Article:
The Subaru Outback 2015 diesel premium version is now with us and it seems like the perfect time to find out what has changed. The outgoing model was perfectly functional, but many have commented that is was an ugly looking car. Personally I didn’t find the styling particularly offensive and some of the comments were in my opinion quite hyperbolic. However, that isn’t to say that there wasn’t room for improvement. There is more to the story than looks alone so let’s see how much has changed.
For those unfamiliar with the Subaru Outback concept here is a quick primer. What you get is a practical family vehicle with off-road capability in a well designed package. This latest 2015 version is the 5th generation Outback and it has benefited from years of gradual improvements.
Styling and Substance
As I previously mentioned many drivers dislike the styling of the 4th generation models. This has been drastically improved with clean new lines, slightly flared wheel arches and curved led headlamps. However, the changes are not all external and there is plenty to look at inside as well.
The first thing to note is the amount of headroom and how easy it was to gain entry due to the high tip point. The seats are generously sized, comfortable and offer an excellent lumbar supportive driving position. At first glance it appears that the controls are too complex, but in actuality there are elegantly positioned and easy to get used to. There is no visual obstruction of the instrumentation from the steering wheel and its spokes. The starter button is easily located on the dash on the right of the steering column.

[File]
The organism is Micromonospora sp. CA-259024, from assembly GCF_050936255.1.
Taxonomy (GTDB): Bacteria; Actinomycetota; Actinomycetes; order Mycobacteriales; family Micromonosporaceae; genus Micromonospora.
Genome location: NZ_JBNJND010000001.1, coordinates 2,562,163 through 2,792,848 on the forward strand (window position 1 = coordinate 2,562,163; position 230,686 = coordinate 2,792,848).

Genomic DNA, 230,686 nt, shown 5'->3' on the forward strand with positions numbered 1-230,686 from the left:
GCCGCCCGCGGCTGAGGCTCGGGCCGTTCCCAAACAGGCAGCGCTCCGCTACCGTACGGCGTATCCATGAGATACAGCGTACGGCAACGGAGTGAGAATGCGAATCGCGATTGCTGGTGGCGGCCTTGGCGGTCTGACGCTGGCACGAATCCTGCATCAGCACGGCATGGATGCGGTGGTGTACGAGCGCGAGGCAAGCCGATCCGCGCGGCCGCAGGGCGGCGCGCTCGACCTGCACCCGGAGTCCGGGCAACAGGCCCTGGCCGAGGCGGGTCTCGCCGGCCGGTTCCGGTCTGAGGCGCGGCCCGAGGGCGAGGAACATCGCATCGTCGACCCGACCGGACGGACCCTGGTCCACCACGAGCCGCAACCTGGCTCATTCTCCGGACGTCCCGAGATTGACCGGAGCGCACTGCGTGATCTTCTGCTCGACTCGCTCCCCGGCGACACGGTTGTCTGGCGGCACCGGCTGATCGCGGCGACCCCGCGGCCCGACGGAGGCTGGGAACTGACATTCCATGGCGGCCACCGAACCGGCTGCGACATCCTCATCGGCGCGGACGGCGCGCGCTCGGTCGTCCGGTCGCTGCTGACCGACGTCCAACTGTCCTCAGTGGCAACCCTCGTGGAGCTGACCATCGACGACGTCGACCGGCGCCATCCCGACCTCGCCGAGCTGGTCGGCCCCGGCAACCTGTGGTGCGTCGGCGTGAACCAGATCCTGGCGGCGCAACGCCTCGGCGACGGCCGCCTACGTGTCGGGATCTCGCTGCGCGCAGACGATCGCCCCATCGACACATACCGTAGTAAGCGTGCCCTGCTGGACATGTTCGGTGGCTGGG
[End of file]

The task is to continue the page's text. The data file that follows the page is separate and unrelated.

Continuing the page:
What is Under the Bonnet?
There is a Boxer engine paired with a Continuously Variable Transmission (CVT) these two elements work very well together. The engine is very lively for a diesel model offering a surprising amount of refinement.
As one would expect there is an inevitable amount of turbo lag when accelerating away from a standing start. However, once in motion the CVT helps the engine to operate well within the optimal range of revs. Shifting is carried out manually using steps that are programmed into the CVT. The result is 110kW/hr and 350Nm of torque with a fuel consumption in my case of 8.2L/100km, however 9.0L/100km should be easily possible.
The Subaru Outback 2015 is very comfortable to drive with little to no tyre noise audible from the cabin. This is due to the NVH suspension which removes much of the low rev rumble that is common is so many other diesel vehicles of this kind. At higher speeds, the engine noise is very quiet indeed and the turbocharger “whistle” was only faintly heard between 50km/hr and 60km/hr. Of course the Subaru Outback is also an AWD vehicle and the suspension provides a good driving experience both on and off road.
The Subaru Outback Australia loved originally is long gone, but there are many new features to get excited about. We’ve already discussed the considerable on-road capabilities of the Outback, but it’s no slouch off road as well. The X-Mode system is new to this model inherited from the Forester.
This push button low range gear option can adjust the vehicles traction control, this allows for more control when traversing difficult terrain and is especially handy when traveling up and down steep inclines. The ground clearance is a very generous 213mm which enables the Outback to perform admirably off-road for a vehicle at this price point.
If they would like to know more about finding a Subaru Outback for sale, Perth drivers should contact us. We can answer any questions or queries that you may have about our current Subaru Outback sale. We will also be happy to arrange a test drive at your earliest convenience for the 2017 subaru outback.